# Mann-Whitney U Test test valid for percentage data?

#### NateLa

##### New Member
Is the Mann-Whitney U Test test valid for percentages (there are no discrete counts underlying the percentage)? All my data points are average percent cover of seagrass with about 53% of the data being zeros across 8 group levels/columns (4 years x 2 seasons per year).

I'd like to test the null hypothesis that there is no statistical difference in median seagrass cover between "dry" and "wet" seasons, for each year.

Each value is the average of 10 randomly chosen, independent, observations per site (n=47 sites). I'm working in R.

I thought beta regression would work, but learned values can't equal 0 or 1, logistic regression is only for success/failure type data, and my data have unequal variance so I can't do any parametric tests.

Code:
years <- seq(2008:2011)
season <- c("dry", "wet")
site <- seq(1:47)
percent range between 0.0 (0%) to 0.85 (85%)

Site   2008_dry   2008_wet   2009_dry  etc...
1      0          0
2      0.10       0.26
3      0          0.71
4      0.52       0
etc...

#### Karabiner

##### TS Contributor
So you have n=47 sites, and you have 2 x 4 percentage values for each site, right?

If you want to compare the values between dry and wet seasons, separately
for each year, then these are dependent measures, and the U test is not appropriate
(U tests are for independent groups; and by the way, U tests do not compare
medians; the median test is the one which compares medians between independent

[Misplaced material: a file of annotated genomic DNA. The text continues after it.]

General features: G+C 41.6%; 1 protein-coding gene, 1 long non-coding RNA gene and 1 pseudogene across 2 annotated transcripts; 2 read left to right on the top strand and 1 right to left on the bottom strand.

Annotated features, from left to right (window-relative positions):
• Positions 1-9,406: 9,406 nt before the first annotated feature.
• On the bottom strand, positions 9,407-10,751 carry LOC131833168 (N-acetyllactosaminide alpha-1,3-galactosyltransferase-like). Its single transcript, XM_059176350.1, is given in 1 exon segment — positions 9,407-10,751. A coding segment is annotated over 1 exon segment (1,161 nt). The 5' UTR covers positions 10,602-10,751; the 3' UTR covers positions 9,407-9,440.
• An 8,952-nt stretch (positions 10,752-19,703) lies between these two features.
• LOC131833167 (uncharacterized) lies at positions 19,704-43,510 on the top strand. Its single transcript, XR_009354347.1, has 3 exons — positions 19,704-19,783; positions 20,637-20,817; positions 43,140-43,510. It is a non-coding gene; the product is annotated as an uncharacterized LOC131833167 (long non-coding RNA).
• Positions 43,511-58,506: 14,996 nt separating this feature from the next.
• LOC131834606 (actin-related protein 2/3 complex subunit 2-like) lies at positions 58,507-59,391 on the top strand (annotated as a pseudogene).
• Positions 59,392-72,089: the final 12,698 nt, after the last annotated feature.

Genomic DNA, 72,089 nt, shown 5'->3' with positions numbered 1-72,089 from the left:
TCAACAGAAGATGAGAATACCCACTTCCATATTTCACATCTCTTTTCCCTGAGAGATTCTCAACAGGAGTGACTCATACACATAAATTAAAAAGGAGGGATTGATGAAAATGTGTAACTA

groups). Since the percentages are a continuous measurement, you could perform
three Wilcoxon signed rank tests, one for each year. It doesn't compare medians,
though. The sign test would be easier to interpret, but does not use the complete
information from the data. Admittedly, I do not know whether also a median test for
dependent variables exists.

Wouldn't a repeated-measures analysis of variance with 2 factors ("year" with 3 levels,
and "season" with 2 levels) be an option? It would use the whole data and you could
include the interaction between the factors.

With kind regards

Karabiner

#### NateLa

##### New Member
Thank you! "So you have n=47 sites, and you have 2 x 4 percentage values for each site, right?" - Correct.

Also, I'm essentially, in the words of my supervisor, "seeing if there is any difference" between the two seasons. It doesn't have to be a difference between the medians, I just thought that would be the easiest thing to test.

Wouldn't I run into trouble though with so many zeros and unequal variance between groups if I ran the repeated measures ANOVA?

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#### NateLa

##### New Member
I have also started to consider using a zero-inflated beta regression, but it seems incredibly complicated with little resources online to follow.

#### Karabiner

##### TS Contributor
Wouldn't I run into trouble though with so many zeros and unequal variance between groups if I ran the repeated measures ANOVA?
Well, there's only 1 group.

If sphericity assumption is violated (as ususal), then you can do an adjustment (such as Greenhouse-Geisser, Huynh-Feldt etc.).

With kind regards

Karabiner

#### katxt

##### Well-Known Member
Since the percentages are a continuous measurement, you could perform
three Wilcoxon signed rank tests
Since the year to year differences don't seem to be of particular interest, why not just combine the 4 years for each season for each of the 47 sites and use the Wilcoxon signed rank test suggested by Karabiner on the 47 matched pairs. (Or even the matched pairs t test. You have plenty of sites, and the combining and differencing makes the resulting data better behaved. Easy to do, easy to interpret, easy to explain.)

#### NateLa

##### New Member
Observations at each site are independent of each other though.

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#### katxt

##### Well-Known Member
Observations at each site are independent of each other though.
One observation may not influence another but they both may be influenced in the same way by ecological conditions at the site.